Adaptations to Sprint Training
Looking to improve your physical conditioning?? Sprint Training is one of the best ways to do so. Many individuals prefer sprint training because it requires less time than the more traditional cardio workouts that have you working for thirty to sixty minutes at a time. Also, you will observe more benefits when you do an intense form of sprint training workout.
EPOC (Excess Postexercise Oxygen Consumption)
Sprint training creates an EPOC effect where in the body needs oxygen at a much higher rater then before beginning the sprint training. The EPOC effect creates a situation where the body will expend a great number of calories to return the body to the former state before the workout. Due to the intensity of sprint training, you will experience a large calorie burn after finishing your workout. EPOC effect can be further increased by doing hill sprint training as this is even more intense in nature and more challenging to your body.
Performing a number of sprint training workouts will cause the body to increase its ability to produce the enzymes that work at increasing the storage capacity of the muscle of energy substrates such as Adenosine-5′-triphospahte (ATP). This allows you to work our harder for longer without experiencing fatigue. Note that this occurs when you are working more on the aerobic side, so while it is intense, you are still utilizing oxygen. If there is no oxygen present, regardless of how well conditioned you are – you will only be able to last 5-20 seconds.
Bottom line: the better condition you are, the harder you will be able to work during that time.
The following is what Vince Del Monte has to say about Phosphate Metabolism . . . .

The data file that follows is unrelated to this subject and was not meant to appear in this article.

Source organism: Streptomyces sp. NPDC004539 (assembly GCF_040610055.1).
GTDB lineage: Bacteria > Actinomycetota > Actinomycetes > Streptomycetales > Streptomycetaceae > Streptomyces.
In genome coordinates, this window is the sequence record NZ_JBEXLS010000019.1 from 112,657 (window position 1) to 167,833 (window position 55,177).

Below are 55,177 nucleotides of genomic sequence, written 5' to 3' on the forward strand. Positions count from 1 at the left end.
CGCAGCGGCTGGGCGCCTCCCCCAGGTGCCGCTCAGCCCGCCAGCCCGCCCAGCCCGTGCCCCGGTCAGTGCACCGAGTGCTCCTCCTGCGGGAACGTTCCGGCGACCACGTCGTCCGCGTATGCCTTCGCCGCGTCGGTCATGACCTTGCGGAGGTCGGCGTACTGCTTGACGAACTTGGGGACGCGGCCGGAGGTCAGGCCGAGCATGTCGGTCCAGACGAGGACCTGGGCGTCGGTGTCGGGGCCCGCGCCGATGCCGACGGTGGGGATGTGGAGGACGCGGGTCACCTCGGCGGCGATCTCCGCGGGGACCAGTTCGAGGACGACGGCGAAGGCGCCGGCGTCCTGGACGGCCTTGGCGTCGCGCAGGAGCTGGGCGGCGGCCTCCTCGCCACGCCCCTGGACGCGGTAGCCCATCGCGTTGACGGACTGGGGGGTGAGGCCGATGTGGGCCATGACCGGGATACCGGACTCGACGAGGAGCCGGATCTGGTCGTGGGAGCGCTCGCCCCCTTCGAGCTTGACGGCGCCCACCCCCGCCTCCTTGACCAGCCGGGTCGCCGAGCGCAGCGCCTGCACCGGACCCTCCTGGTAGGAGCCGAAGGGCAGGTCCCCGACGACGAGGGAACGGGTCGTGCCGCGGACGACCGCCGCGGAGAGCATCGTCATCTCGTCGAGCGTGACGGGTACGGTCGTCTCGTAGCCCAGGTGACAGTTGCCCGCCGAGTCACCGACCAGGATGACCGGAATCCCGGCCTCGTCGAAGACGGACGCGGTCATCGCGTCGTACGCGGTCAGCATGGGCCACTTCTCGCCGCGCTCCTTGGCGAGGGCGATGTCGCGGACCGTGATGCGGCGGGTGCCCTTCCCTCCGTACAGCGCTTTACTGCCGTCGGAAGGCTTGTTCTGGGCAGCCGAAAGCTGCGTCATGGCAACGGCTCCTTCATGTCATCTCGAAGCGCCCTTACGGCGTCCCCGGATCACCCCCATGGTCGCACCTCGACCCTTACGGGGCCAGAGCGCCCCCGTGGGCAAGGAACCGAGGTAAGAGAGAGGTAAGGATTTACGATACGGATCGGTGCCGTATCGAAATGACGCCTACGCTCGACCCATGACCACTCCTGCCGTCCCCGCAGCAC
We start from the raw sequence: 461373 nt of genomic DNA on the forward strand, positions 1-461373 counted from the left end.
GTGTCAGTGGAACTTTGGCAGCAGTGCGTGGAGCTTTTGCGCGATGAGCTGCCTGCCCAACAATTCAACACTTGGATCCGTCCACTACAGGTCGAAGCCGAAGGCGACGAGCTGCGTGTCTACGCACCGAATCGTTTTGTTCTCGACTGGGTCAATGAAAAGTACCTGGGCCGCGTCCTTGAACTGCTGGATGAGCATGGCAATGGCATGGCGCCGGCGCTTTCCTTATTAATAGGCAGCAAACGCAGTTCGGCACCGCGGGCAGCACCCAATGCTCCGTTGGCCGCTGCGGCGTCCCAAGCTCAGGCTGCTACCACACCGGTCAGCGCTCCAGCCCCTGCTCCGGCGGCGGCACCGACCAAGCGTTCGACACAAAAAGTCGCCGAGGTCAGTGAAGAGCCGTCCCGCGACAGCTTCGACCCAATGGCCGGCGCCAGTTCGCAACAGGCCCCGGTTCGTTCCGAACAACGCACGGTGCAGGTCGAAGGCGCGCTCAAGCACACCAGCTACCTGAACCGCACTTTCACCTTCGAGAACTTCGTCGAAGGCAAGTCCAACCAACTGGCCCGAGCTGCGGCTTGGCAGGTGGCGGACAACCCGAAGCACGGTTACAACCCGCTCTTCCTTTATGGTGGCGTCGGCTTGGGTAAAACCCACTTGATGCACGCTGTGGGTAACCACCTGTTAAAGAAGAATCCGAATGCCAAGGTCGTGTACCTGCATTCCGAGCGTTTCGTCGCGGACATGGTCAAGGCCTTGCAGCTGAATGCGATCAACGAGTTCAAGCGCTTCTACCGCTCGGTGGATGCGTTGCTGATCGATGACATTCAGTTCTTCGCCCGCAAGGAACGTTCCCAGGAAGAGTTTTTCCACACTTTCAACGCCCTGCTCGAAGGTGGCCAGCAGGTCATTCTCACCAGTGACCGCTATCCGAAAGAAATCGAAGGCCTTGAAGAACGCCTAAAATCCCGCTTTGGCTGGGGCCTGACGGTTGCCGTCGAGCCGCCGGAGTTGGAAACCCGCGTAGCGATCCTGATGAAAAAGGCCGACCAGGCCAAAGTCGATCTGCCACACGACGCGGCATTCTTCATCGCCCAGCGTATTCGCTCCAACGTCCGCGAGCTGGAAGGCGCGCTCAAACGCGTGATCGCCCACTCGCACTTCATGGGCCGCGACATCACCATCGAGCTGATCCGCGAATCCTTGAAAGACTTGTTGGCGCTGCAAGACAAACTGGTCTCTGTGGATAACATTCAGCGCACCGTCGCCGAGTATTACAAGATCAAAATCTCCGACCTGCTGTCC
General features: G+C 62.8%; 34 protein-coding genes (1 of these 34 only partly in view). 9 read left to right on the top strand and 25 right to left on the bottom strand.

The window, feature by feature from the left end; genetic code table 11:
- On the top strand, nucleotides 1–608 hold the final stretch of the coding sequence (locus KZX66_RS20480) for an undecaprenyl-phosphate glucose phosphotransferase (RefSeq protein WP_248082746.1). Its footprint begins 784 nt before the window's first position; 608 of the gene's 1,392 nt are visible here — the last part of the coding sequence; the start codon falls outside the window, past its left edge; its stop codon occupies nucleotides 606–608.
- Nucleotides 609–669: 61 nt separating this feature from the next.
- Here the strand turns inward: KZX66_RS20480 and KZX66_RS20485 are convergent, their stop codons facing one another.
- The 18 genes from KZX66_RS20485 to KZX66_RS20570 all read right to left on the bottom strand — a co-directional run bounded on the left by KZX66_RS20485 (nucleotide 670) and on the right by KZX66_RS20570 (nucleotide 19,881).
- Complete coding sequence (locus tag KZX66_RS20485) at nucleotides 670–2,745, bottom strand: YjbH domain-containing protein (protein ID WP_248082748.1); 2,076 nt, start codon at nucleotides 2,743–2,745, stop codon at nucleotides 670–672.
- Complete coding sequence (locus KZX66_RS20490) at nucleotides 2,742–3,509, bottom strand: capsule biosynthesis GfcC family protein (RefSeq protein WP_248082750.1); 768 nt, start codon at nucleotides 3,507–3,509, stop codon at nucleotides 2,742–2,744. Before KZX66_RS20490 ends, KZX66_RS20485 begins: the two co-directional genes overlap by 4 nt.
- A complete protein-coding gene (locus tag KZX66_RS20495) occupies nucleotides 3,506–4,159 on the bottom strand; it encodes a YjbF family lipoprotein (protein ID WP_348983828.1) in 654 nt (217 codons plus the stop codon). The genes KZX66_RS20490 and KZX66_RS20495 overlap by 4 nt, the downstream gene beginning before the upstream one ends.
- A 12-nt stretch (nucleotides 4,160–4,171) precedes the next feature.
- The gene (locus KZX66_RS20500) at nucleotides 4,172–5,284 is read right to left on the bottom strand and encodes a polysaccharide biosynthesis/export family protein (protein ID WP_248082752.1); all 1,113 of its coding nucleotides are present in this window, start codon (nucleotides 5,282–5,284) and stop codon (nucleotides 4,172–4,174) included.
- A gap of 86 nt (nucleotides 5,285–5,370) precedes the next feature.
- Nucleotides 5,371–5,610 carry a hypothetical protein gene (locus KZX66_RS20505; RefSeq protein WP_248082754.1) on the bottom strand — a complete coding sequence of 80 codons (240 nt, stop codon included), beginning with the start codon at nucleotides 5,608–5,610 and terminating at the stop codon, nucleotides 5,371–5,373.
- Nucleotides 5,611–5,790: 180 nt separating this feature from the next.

“The next benefit you’ll get with sprint training is its effect on phosphate metabolism. Phosphate creatine stores comprise a major component of the body’s fuel source for muscular activity, so anything you can do to increase this is going to be beneficial.
Myokinase is an enzyme that is responsible for resynthesizing the energy from phosphate creatine, and with sprint training, it will increase its concentration within the muscle tissue by up to 20%. ”
Glycolysis -the metabolic pathway that converts glucose into pyruvate.
The next adaptation to occur after you’ve been doing sprint training for a while is that of glycolysis. Vince says that “this is the primary form of metabolism used during a 10 second all out sprint and contributes between 55 and 75% towards energy production during exercise.”
Vince also states, “Phosphofructokinase (PFK) – an enzyme that catalyses the phosphorylation of the glycolytic intermediate fructose 6-phosphate- has also been shown to increase when sprint training is performed . . along with the enzymes of lactate dehydrogenase and glycogen phosphorylase (other enzymes responsible for the slycolysis system).
Intramuscular Buffering Capacity . . .
is the last adaptation seen with sprint training. During glycoglysis byproducts are created, i.e, lactic acid and the accumulation of these cause extreme feelings of fatigue in the muscle tissue forcing you to stop exercising more often resulting in the end of your workout. Overtime sprint training will increase your ability to buffer these byproducts allowing you to workout for a longer period of time and maintaining a high level of intensity.
Given the option to do a sprint training sessions or a moderately paced cardio session for 40 minutes – opt for the sprint sessions. The benefits you’ll receive are far more numerous and your fat loss will be kicked up a notch as a bonus. You should note that for these types of benefits to occur – you will want to last somewhere in the vicinity of 20 seconds to 40 seconds with a work to rest ratio in the range of 1:2. Repeat this routine a total of 6-8 times beginning and ending with a 5 minute warm-up and cool-down.